by Kimberly A. Cook (Twitter@ WarriorTales)
Saturday I ventured out into the garden for the first time this year to weed, clean and organize. Going about my tasks it struck me this is a lot like what I do when it’s time to edit my fiction first drafts. As I plow through the pages there are things which are fine and then passages which must be weeded, transplanted and some put in the yard debris cart.
A rare gorgeous 77 degree sunny day, I made sure to work my two hours and then save time to read in the lawn swing. First I had to assemble the lawn swing, always fun. One final chore before book break time involved recycling my Christmas wreath from the front door. Don’t judge. Wanted to make sure it was dry, okay?
The process of unwinding the florist wire from the small Douglas Fir branches and the pine cones took longer than I expected. In fact, I had to come up with a plan to corral all the wire. Started making a ball and away the unwinding process went.
As time wore on, it became apparent to me we should hire the folks who assemble these wreaths to rebuild our national infrastructure. With this type of workmanship, our roads and bridges would be good for eons. Thought about quitting at one point, but blast it all I needed to finish it.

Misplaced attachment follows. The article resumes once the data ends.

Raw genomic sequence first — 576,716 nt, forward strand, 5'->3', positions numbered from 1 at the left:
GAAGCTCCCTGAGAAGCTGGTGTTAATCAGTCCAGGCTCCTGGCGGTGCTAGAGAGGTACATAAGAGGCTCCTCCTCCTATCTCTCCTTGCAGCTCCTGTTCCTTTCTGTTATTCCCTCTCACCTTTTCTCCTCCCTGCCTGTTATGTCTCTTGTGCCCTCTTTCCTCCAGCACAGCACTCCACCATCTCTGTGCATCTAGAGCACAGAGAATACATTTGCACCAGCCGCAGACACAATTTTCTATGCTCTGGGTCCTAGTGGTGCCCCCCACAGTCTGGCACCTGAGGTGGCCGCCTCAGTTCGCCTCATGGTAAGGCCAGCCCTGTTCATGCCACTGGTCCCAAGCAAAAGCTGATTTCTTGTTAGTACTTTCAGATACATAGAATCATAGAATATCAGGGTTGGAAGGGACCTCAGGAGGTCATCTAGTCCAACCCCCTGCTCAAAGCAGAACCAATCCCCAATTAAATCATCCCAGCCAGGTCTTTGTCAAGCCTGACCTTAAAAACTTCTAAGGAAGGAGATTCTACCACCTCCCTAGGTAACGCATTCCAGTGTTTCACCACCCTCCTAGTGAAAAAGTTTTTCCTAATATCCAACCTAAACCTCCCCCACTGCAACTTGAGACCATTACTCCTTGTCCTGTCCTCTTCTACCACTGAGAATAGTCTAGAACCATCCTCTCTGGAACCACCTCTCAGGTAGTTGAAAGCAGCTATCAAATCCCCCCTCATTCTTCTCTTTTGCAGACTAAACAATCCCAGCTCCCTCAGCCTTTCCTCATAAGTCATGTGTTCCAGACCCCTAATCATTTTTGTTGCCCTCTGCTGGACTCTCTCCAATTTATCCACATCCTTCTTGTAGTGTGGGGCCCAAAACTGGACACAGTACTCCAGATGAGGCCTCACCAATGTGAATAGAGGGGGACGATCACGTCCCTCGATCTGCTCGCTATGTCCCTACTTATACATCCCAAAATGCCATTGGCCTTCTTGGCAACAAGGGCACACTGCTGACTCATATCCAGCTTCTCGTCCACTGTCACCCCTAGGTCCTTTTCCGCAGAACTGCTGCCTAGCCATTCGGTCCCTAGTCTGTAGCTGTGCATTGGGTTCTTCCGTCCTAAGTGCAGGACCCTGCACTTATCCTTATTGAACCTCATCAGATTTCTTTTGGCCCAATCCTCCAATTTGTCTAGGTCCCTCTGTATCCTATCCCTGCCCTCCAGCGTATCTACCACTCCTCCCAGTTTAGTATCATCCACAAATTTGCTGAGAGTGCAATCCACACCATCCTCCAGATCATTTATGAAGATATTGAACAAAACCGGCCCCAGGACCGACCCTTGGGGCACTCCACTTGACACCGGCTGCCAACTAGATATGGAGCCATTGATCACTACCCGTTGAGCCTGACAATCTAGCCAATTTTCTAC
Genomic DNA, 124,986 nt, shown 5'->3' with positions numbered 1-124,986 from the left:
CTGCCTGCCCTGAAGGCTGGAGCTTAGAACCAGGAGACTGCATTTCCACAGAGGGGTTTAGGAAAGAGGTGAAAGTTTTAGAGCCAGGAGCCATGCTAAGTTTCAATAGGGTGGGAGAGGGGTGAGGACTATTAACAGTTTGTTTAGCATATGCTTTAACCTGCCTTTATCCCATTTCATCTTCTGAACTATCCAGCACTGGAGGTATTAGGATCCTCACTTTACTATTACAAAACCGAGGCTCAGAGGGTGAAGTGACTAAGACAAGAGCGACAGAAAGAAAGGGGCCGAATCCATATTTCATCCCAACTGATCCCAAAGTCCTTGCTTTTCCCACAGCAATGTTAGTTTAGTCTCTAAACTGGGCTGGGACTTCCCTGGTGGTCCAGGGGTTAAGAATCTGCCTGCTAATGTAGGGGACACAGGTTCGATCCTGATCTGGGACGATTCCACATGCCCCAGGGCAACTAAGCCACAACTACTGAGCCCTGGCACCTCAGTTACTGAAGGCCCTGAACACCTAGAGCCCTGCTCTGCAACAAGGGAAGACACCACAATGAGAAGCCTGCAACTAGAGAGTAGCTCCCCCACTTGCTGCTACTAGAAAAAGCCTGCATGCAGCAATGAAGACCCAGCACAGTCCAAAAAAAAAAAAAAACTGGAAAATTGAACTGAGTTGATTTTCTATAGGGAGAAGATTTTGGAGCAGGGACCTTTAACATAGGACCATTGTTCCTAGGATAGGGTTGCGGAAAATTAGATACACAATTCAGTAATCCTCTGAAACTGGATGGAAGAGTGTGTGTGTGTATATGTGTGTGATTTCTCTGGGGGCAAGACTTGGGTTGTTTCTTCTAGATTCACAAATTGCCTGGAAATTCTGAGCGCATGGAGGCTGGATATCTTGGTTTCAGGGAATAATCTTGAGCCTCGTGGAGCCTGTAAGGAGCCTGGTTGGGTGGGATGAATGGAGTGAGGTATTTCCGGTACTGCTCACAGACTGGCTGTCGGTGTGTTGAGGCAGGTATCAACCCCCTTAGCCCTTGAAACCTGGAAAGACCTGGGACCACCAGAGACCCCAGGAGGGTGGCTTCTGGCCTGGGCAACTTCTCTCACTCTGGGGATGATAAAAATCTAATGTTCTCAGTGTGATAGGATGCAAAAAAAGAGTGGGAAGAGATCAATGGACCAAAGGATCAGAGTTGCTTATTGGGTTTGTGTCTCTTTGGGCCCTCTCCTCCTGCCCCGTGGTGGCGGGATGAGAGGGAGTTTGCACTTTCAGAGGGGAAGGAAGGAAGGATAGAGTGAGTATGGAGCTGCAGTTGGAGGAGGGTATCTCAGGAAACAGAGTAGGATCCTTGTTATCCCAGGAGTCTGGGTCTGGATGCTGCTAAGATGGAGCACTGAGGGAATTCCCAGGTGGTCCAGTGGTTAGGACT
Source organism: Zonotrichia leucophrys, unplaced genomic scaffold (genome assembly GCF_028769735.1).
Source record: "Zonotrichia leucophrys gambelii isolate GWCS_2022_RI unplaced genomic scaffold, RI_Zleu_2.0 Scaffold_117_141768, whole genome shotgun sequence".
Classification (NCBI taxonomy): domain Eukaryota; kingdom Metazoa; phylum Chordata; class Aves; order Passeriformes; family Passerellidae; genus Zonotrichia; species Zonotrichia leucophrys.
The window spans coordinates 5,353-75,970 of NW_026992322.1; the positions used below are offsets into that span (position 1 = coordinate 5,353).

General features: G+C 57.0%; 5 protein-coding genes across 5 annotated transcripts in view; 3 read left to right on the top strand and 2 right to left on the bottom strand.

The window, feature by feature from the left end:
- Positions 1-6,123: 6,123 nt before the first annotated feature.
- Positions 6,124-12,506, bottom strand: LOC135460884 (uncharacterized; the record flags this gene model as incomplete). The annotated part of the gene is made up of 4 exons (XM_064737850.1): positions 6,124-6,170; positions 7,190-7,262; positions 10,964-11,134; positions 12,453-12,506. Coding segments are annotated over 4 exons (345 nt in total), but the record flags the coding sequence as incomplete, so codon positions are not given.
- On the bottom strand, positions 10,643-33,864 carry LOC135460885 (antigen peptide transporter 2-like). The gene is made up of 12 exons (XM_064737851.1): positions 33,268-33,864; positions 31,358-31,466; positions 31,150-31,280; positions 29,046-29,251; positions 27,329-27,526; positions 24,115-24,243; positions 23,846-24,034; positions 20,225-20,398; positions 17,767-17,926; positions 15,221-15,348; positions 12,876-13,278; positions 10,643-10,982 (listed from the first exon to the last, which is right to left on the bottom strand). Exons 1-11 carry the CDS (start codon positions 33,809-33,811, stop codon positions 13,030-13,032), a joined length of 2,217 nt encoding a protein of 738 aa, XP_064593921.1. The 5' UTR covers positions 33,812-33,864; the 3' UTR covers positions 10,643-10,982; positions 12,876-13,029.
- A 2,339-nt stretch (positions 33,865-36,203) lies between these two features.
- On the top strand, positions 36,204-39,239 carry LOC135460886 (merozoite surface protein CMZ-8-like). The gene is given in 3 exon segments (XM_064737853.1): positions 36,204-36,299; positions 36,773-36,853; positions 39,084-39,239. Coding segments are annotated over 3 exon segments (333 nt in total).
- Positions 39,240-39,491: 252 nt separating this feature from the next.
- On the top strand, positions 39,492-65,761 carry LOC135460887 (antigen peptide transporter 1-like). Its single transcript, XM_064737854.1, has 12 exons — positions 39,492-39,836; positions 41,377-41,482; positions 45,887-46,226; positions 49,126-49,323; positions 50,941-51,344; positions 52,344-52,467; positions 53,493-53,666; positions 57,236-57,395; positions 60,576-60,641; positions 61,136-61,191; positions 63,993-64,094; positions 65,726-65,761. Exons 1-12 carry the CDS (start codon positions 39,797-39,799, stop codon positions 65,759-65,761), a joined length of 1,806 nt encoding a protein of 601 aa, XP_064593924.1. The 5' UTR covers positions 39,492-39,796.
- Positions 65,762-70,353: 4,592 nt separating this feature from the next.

When the last bit of wire was off the frame and I’d put the big circle in the metal recycling bin, the ball of wire was the size of a grapefruit. Kind of pretty, too. Took it over to the back porch step to take a couple photos; I never know what I might use in my blog or for a project.
After the wire ball’s Vogue fashion shoot, the above photo is my favorite, complete with wood knot holes on the steps to add character. Wandering over to the herb garden, I discovered the Apple Mint was sending up new shoots so I wouldn’t need to buy one this year. Another good garden surprise, like the life cycle of a writer; even if you try to stop writing, you can’t and you start composing again.
While I sat swinging on the lawn swing enjoying a Kate Carlisle mystery, it dawned on me. Not only does the garden mimic creating fiction, but so did the ball of wire. We fiction writers think we know where we’re going when we start a novel, but on the journey our fiction ball of wire takes a shape all its own.
Fiction becomes a collaboration of our imagination, muse, life history and divine guidance. Whether writing fiction or tending a garden, editing, weeding and keeping at it are skills needed to excel at both trades. Feeling stuck with your fiction writing? Get thee to the garden!